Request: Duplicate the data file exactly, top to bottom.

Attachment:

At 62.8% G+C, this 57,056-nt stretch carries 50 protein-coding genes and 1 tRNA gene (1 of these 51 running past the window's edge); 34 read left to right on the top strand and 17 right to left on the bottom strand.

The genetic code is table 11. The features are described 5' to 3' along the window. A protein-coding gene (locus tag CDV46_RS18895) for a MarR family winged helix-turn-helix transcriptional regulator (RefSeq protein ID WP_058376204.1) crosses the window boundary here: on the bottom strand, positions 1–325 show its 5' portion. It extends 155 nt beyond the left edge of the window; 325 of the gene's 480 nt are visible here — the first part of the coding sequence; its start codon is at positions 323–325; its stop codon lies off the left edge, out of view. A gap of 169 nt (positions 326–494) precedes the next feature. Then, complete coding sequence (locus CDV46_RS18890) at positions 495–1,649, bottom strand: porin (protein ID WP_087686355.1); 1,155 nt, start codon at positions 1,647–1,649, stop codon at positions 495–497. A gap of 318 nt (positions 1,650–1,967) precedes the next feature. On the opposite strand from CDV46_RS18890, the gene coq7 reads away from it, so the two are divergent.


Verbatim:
At 62.8% G+C, this 57,056-nt stretch carries 50 protein-coding genes and 1 tRNA gene (1 of these 51 running past the window's edge); 34 read left to right on the top strand and 17 right to left on the bottom strand.

The genetic code is table 11. The features are described 5' to 3' along the window. A protein-coding gene (locus tag CDV46_RS18895) for a MarR family winged helix-turn-helix transcriptional regulator (RefSeq protein ID WP_058376204.1) crosses the window boundary here: on the bottom strand, positions 1–325 show its 5' portion. It extends 155 nt beyond the left edge of the window; 325 of the gene's 480 nt are visible here — the first part of the coding sequence; its start codon is at positions 323–325; its stop codon lies off the left edge, out of view. A gap of 169 nt (positions 326–494) precedes the next feature. Then, complete coding sequence (locus CDV46_RS18890) at positions 495–1,649, bottom strand: porin (protein ID WP_087686355.1); 1,155 nt, start codon at positions 1,647–1,649, stop codon at positions 495–497. A gap of 318 nt (positions 1,650–1,967) precedes the next feature. On the opposite strand from CDV46_RS18890, the gene coq7 reads away from it, so the two are divergent.